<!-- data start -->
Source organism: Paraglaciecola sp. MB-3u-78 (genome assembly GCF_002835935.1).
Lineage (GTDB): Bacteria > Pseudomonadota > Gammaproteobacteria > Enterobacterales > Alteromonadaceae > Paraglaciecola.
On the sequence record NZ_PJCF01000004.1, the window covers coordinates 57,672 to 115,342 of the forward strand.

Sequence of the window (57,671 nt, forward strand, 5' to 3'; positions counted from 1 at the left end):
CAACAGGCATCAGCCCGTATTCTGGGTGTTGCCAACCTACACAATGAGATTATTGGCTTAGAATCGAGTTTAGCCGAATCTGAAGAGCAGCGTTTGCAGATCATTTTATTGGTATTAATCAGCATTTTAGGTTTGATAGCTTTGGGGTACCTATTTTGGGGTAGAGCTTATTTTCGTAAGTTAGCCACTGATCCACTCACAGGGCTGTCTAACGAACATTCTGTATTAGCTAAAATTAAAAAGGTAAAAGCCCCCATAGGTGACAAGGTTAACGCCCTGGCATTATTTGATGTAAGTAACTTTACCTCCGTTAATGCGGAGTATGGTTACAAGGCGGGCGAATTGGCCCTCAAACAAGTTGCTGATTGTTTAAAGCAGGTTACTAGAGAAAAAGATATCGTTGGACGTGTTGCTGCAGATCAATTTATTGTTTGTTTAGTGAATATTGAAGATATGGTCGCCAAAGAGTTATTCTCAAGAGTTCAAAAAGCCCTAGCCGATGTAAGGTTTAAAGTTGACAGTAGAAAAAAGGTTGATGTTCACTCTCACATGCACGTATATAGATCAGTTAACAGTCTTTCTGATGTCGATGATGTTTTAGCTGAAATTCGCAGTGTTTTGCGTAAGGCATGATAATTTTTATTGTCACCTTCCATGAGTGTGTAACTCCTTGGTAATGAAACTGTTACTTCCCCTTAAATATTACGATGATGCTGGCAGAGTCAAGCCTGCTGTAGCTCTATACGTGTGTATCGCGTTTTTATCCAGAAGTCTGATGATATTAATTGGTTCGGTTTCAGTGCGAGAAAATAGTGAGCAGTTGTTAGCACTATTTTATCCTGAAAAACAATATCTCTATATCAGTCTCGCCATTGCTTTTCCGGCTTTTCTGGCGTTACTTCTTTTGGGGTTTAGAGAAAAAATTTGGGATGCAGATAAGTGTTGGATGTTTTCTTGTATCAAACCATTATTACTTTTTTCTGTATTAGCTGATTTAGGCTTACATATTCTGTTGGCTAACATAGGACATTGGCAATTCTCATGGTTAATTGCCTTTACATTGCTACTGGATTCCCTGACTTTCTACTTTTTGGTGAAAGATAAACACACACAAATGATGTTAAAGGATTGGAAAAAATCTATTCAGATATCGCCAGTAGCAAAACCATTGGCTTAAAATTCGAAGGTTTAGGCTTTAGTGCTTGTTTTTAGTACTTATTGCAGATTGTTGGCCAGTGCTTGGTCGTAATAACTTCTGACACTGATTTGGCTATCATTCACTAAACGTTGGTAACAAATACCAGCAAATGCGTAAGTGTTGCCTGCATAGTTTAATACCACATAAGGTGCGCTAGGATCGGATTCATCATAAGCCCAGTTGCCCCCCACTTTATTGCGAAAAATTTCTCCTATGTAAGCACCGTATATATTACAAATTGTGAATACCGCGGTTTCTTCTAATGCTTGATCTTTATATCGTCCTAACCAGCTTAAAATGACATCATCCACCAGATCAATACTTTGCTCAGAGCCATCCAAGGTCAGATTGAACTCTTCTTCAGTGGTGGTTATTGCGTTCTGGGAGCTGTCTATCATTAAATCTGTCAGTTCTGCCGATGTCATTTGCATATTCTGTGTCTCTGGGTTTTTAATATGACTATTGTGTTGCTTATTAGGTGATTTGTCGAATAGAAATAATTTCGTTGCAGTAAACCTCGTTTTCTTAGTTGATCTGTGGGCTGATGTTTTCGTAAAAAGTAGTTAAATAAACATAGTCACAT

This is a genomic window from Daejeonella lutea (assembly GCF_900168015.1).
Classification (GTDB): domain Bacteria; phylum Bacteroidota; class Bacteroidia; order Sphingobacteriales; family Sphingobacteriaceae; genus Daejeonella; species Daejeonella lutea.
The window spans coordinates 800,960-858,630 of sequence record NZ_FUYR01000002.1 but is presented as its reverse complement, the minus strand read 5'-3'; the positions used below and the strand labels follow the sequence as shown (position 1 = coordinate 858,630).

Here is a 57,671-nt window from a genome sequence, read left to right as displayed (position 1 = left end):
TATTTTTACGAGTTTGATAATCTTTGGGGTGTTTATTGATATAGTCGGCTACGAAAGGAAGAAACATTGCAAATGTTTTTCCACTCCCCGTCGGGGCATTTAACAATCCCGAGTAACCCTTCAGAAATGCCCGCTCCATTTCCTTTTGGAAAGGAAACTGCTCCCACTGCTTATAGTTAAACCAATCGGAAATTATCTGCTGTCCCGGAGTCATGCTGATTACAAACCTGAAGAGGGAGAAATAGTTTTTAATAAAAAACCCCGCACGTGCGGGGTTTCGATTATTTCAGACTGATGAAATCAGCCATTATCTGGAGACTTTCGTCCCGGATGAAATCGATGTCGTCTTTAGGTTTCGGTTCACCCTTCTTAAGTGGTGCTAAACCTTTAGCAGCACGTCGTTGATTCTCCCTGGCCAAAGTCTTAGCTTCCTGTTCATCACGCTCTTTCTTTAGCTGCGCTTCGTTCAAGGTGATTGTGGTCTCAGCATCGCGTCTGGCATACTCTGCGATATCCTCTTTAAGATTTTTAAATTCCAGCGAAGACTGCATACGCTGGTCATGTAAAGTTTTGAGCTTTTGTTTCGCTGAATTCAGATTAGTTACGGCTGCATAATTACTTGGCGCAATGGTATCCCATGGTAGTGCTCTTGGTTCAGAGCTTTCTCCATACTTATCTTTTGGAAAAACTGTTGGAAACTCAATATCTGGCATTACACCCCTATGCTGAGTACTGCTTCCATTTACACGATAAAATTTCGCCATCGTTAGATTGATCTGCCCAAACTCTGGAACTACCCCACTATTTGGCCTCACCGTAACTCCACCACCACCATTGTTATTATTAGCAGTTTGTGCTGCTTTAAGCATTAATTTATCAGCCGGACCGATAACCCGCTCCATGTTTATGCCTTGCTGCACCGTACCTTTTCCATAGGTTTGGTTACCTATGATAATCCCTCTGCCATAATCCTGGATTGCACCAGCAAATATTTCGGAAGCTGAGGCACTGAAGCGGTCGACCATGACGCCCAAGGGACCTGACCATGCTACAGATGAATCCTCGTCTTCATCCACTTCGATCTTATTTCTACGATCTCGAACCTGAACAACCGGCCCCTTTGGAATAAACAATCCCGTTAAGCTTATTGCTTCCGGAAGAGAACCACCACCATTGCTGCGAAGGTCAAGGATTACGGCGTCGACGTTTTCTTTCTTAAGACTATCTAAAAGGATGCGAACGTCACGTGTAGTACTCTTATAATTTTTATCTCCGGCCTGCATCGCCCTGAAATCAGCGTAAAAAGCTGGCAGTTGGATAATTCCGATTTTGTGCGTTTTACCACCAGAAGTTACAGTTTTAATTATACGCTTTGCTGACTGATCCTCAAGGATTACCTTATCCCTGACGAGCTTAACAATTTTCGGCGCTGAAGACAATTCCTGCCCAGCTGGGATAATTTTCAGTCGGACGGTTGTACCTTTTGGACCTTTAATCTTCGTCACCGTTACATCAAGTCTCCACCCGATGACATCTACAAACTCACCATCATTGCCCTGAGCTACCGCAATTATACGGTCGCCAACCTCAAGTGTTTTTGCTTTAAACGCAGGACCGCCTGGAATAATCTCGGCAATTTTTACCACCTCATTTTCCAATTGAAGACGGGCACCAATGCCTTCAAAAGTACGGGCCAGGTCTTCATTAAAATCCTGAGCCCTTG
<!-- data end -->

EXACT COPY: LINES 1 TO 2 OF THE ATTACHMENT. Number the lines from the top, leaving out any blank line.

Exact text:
Source organism: Paraglaciecola sp. MB-3u-78 (genome assembly GCF_002835935.1).
Lineage (GTDB): Bacteria > Pseudomonadota > Gammaproteobacteria > Enterobacterales > Alteromonadaceae > Paraglaciecola.